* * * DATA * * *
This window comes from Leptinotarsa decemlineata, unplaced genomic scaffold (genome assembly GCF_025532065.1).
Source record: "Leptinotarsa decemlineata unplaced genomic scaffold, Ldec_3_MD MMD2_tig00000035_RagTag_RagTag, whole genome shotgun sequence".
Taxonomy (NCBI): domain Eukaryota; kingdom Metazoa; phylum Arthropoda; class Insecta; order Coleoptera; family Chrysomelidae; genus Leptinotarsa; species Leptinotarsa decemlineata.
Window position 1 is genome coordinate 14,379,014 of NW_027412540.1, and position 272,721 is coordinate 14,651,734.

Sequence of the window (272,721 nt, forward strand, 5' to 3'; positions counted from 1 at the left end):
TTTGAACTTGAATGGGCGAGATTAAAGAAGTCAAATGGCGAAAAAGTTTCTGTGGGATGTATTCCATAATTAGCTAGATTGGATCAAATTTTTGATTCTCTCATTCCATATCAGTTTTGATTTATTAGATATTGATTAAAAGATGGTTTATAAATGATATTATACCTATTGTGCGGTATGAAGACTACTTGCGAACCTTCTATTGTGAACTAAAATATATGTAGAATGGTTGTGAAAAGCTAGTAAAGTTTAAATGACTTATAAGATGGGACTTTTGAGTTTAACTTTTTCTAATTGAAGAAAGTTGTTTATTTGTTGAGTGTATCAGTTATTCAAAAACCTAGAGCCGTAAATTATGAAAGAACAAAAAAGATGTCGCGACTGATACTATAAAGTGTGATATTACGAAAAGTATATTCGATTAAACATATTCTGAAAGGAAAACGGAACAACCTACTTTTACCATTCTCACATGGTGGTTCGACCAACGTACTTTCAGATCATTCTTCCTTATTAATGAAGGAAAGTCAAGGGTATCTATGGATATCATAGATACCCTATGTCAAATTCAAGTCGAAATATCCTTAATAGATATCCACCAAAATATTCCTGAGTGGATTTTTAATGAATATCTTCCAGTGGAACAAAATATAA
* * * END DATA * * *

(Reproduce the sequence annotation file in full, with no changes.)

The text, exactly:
This window comes from Leptinotarsa decemlineata, unplaced genomic scaffold (genome assembly GCF_025532065.1).
Source record: "Leptinotarsa decemlineata unplaced genomic scaffold, Ldec_3_MD MMD2_tig00000035_RagTag_RagTag, whole genome shotgun sequence".
Taxonomy (NCBI): domain Eukaryota; kingdom Metazoa; phylum Arthropoda; class Insecta; order Coleoptera; family Chrysomelidae; genus Leptinotarsa; species Leptinotarsa decemlineata.
Window position 1 is genome coordinate 14,379,014 of NW_027412540.1, and position 272,721 is coordinate 14,651,734.

Sequence of the window (272,721 nt, forward strand, 5' to 3'; positions counted from 1 at the left end):
TTTGAACTTGAATGGGCGAGATTAAAGAAGTCAAATGGCGAAAAAGTTTCTGTGGGATGTATTCCATAATTAGCTAGATTGGATCAAATTTTTGATTCTCTCATTCCATATCAGTTTTGATTTATTAGATATTGATTAAAAGATGGTTTATAAATGATATTATACCTATTGTGCGGTATGAAGACTACTTGCGAACCTTCTATTGTGAACTAAAATATATGTAGAATGGTTGTGAAAAGCTAGTAAAGTTTAAATGACTTATAAGATGGGACTTTTGAGTTTAACTTTTTCTAATTGAAGAAAGTTGTTTATTTGTTGAGTGTATCAGTTATTCAAAAACCTAGAGCCGTAAATTATGAAAGAACAAAAAAGATGTCGCGACTGATACTATAAAGTGTGATATTACGAAAAGTATATTCGATTAAACATATTCTGAAAGGAAAACGGAACAACCTACTTTTACCATTCTCACATGGTGGTTCGACCAACGTACTTTCAGATCATTCTTCCTTATTAATGAAGGAAAGTCAAGGGTATCTATGGATATCATAGATACCCTATGTCAAATTCAAGTCGAAATATCCTTAATAGATATCCACCAAAATATTCCTGAGTGGATTTTTAATGAATATCTTCCAGTGGAACAAAATATAA